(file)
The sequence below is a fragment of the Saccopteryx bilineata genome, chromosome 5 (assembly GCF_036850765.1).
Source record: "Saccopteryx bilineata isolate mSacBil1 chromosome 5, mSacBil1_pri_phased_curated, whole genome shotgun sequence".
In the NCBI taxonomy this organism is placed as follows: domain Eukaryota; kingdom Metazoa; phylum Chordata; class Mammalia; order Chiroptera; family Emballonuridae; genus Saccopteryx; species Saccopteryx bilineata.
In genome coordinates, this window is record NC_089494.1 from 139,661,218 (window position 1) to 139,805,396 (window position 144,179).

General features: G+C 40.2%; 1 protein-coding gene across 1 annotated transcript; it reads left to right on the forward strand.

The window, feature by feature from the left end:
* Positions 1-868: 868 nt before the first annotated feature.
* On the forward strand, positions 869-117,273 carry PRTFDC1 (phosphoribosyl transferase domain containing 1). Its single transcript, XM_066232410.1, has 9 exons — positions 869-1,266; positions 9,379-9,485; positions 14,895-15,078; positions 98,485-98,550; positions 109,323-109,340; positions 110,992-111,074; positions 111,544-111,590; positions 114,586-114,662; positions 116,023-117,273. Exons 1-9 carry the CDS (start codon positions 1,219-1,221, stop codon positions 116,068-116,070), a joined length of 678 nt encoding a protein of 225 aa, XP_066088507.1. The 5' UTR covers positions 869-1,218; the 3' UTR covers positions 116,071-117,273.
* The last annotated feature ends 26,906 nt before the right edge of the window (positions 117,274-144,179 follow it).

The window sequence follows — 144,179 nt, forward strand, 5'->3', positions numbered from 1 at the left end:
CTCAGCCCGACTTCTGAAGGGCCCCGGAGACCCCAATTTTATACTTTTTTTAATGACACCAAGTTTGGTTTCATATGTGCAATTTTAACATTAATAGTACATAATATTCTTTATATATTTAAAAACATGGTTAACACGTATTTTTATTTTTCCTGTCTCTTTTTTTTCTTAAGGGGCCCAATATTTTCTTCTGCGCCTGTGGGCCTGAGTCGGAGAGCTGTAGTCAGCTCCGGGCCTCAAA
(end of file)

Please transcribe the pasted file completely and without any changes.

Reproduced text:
The sequence below is a fragment of the Saccopteryx bilineata genome, chromosome 5 (assembly GCF_036850765.1).
Source record: "Saccopteryx bilineata isolate mSacBil1 chromosome 5, mSacBil1_pri_phased_curated, whole genome shotgun sequence".
In the NCBI taxonomy this organism is placed as follows: domain Eukaryota; kingdom Metazoa; phylum Chordata; class Mammalia; order Chiroptera; family Emballonuridae; genus Saccopteryx; species Saccopteryx bilineata.
In genome coordinates, this window is record NC_089494.1 from 139,661,218 (window position 1) to 139,805,396 (window position 144,179).

General features: G+C 40.2%; 1 protein-coding gene across 1 annotated transcript; it reads left to right on the forward strand.

The window, feature by feature from the left end:
* Positions 1-868: 868 nt before the first annotated feature.
* On the forward strand, positions 869-117,273 carry PRTFDC1 (phosphoribosyl transferase domain containing 1). Its single transcript, XM_066232410.1, has 9 exons — positions 869-1,266; positions 9,379-9,485; positions 14,895-15,078; positions 98,485-98,550; positions 109,323-109,340; positions 110,992-111,074; positions 111,544-111,590; positions 114,586-114,662; positions 116,023-117,273. Exons 1-9 carry the CDS (start codon positions 1,219-1,221, stop codon positions 116,068-116,070), a joined length of 678 nt encoding a protein of 225 aa, XP_066088507.1. The 5' UTR covers positions 869-1,218; the 3' UTR covers positions 116,071-117,273.
* The last annotated feature ends 26,906 nt before the right edge of the window (positions 117,274-144,179 follow it).

The window sequence follows — 144,179 nt, forward strand, 5'->3', positions numbered from 1 at the left end:
CTCAGCCCGACTTCTGAAGGGCCCCGGAGACCCCAATTTTATACTTTTTTTAATGACACCAAGTTTGGTTTCATATGTGCAATTTTAACATTAATAGTACATAATATTCTTTATATATTTAAAAACATGGTTAACACGTATTTTTATTTTTCCTGTCTCTTTTTTTTCTTAAGGGGCCCAATATTTTCTTCTGCGCCTGTGGGCCTGAGTCGGAGAGCTGTAGTCAGCTCCGGGCCTCAAA